And even those numbers don't come close to telling the full story. Those who actually work on the Hill will tell you that a great many of those "workdays" were shameless mail-ins, half-days at best. Congress has arranged things now so that the typical workweek on the Hill begins late on Tuesday and ends just after noon on Thursday, to give members time to go home for the four-day weekend. This is borne out in the numbers: On nine of its "workdays" this year, the House held not a single vote -- meeting for less than eleven minutes. The Senate managed to top the House's feat, pulling off three workdays this year that lasted less than one minute. All told, a full fifteen percent of the Senate's workdays lasted less than four hours. Figuring for half-days, in fact, the 109th Congress probably worked almost two months less than that "Do-Nothing" Congress.

Congressional laziness comes at a high price. By leaving so many appropriations bills unpassed by the beginning of the new fiscal year, Congress forces big chunks of the government to rely on "continuing resolutions" for their funding. Why is this a problem? Because under congressional rules, CRs are funded at the lowest of three levels: the level approved by the House, the level approved by the Senate or the level approved from the previous year. Thanks to wide discrepancies between House and Senate appropriations for social programming, CRs effectively operate as a backdoor way to slash social programs. It's also a nice way for congressmen to get around having to pay for expensive-ass programs they voted for, like No Child Left Behind and some of the other terminally underfunded boondoggles of the Bush years.

"The whole point of passing appropriations bills is that Congress is supposed to make small increases in programs to account for things like the increase in population," says Adam Hughes, director of federal fiscal policy for OMB Watch, a nonpartisan watchdog group. "It's their main job." Instead, he says, the reliance on CRs "leaves programs underfunded."

Instead of dealing with its chief constitutional duty -- approving all government spending -- Congress devotes its time to dumb bullshit. "This Congress spent a week and a half debating Terri Schiavo -- it never made appropriations a priority," says Hughes. In fact, Congress leaves itself so little time to pass the real appropriations bills that it winds up rolling them all into one giant monstrosity known as an Omnibus bill and passing it with little or no debate. Rolling eight-elevenths of all federal spending into a single bill that hits the floor a day or two before the fiscal year ends does not leave much room to check the fine print. "It allows a lot more leeway for fiscal irresponsibility," says Hughes.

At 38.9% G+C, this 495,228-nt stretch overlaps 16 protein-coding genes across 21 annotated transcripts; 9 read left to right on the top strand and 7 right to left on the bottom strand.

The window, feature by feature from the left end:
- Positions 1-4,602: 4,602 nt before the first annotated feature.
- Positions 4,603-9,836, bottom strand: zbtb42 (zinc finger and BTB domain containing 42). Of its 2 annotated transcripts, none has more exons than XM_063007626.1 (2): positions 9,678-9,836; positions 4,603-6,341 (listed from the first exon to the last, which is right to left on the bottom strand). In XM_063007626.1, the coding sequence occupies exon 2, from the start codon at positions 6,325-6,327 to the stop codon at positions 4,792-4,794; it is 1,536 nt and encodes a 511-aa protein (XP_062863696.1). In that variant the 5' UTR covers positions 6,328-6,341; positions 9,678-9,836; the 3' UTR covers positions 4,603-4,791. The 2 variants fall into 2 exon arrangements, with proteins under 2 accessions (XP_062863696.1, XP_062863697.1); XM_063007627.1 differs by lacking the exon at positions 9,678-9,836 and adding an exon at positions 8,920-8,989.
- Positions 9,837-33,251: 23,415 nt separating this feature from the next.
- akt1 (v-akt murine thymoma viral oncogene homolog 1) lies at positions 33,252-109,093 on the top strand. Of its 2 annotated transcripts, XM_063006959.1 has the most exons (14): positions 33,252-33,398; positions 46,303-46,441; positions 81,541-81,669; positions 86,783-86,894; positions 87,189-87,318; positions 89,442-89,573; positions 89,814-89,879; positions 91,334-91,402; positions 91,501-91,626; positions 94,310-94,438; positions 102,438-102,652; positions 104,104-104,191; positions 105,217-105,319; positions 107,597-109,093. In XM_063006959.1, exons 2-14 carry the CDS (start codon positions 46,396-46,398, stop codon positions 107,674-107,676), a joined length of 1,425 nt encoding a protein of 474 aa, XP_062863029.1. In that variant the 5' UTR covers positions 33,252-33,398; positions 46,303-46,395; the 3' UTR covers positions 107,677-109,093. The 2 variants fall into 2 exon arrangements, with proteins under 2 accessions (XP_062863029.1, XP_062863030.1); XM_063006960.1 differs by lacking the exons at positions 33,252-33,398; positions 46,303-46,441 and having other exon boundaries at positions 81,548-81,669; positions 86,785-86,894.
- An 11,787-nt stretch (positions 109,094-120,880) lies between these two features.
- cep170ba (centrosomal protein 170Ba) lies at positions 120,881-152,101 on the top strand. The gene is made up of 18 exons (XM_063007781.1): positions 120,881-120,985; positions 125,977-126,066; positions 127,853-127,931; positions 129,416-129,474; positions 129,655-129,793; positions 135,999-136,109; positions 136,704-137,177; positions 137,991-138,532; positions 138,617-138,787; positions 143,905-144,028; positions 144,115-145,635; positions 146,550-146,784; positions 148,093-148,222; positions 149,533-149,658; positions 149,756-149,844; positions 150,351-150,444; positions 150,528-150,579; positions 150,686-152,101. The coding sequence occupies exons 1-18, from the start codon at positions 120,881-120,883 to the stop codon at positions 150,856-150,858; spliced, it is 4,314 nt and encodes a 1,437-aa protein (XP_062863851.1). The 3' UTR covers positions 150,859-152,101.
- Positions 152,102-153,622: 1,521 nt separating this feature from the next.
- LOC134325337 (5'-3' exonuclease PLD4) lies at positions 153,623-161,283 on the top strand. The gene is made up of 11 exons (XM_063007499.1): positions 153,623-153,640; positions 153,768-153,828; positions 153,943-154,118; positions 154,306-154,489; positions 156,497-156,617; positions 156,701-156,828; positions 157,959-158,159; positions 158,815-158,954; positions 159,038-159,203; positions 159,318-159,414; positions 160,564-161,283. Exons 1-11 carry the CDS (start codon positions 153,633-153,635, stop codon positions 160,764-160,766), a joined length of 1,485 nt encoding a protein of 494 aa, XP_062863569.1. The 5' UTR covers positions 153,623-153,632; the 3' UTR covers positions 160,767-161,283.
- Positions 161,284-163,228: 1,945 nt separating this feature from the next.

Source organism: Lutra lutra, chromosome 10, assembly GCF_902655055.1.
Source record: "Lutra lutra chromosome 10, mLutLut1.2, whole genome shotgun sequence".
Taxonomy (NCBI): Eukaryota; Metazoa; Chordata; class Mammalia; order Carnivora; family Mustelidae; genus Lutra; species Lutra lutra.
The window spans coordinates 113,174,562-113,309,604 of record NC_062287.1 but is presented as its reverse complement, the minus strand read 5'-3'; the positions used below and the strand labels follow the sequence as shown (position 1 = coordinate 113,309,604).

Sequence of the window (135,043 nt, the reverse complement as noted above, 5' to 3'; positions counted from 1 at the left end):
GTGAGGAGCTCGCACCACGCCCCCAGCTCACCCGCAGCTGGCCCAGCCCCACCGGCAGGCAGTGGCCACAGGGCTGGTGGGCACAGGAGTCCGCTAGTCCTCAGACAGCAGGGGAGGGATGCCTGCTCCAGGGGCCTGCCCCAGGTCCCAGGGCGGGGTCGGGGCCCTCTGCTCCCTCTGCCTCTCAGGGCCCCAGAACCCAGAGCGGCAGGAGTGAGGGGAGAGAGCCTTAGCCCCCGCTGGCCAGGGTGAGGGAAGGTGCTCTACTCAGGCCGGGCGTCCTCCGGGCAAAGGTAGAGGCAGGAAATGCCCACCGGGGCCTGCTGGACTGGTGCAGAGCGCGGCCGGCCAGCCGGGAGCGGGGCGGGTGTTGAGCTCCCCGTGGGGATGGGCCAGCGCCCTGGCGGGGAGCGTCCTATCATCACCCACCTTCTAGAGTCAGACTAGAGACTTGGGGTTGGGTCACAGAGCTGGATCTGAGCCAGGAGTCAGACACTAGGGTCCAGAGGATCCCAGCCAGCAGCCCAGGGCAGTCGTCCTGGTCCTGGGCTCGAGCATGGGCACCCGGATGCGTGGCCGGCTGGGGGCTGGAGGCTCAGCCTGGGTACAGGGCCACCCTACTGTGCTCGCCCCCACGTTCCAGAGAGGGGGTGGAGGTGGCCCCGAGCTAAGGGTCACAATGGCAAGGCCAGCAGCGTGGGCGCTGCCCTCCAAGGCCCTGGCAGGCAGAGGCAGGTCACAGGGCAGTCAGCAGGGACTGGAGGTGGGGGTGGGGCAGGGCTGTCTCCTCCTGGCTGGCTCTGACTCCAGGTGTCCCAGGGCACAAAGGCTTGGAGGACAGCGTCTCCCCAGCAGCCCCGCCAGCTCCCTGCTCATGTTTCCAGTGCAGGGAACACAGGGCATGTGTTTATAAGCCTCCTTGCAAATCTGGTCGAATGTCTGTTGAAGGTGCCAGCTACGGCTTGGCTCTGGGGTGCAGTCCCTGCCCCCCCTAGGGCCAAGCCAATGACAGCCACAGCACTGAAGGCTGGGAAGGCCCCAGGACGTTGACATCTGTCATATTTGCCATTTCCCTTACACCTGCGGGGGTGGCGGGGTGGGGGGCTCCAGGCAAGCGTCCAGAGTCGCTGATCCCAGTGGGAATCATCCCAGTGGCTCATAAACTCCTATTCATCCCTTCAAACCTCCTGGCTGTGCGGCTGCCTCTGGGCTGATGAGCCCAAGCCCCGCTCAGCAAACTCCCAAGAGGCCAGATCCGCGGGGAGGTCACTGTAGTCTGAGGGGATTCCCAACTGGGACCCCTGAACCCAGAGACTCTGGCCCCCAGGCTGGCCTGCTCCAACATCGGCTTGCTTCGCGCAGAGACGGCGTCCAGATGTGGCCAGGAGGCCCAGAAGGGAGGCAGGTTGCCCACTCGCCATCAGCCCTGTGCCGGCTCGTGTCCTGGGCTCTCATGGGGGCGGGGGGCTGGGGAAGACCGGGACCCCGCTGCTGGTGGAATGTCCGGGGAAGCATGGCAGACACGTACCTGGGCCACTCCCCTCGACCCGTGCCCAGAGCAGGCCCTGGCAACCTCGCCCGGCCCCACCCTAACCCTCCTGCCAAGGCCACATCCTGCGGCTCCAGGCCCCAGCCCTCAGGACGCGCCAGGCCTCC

A few years ago, when Democratic staffers in the Senate were frantically poring over a massive Omnibus bill they had been handed the night before the scheduled vote, they discovered a tiny provision that had not been in any of the previous versions. The item would have given senators on the Appropriations Committee access to the private records of any taxpayer -- essentially endowing a few selected hacks in the Senate with the license to snoop into the private financial information of all Americans.

"We were like, 'What the hell is this?' “says one Democratic aide familiar with the incident. "It was the most egregious thing imaginable. It was just lucky we caught them."


The constitution is very clear on the responsibility of Congress to serve as a check on the excesses of the executive branch. The House and Senate, after all, are supposed to pass all laws -- the president is simply supposed to execute them. Over the years, despite some ups and downs, Congress has been fairly consistent in upholding this fundamental responsibility, regardless of which party controlled the legislative branch. Elected representatives saw themselves as beholden not to their own party or the president but to the institution of Congress itself. The model of congressional independence was Sen. William Fulbright, who took on McCarthy, Kennedy, Johnson and Nixon with equal vigor during the course of his long career.

"Fulbright behaved the same way with Nixon as he did with Johnson," says Wheeler, the former Senate aide who worked on both sides of the aisle. "You wouldn't see that today."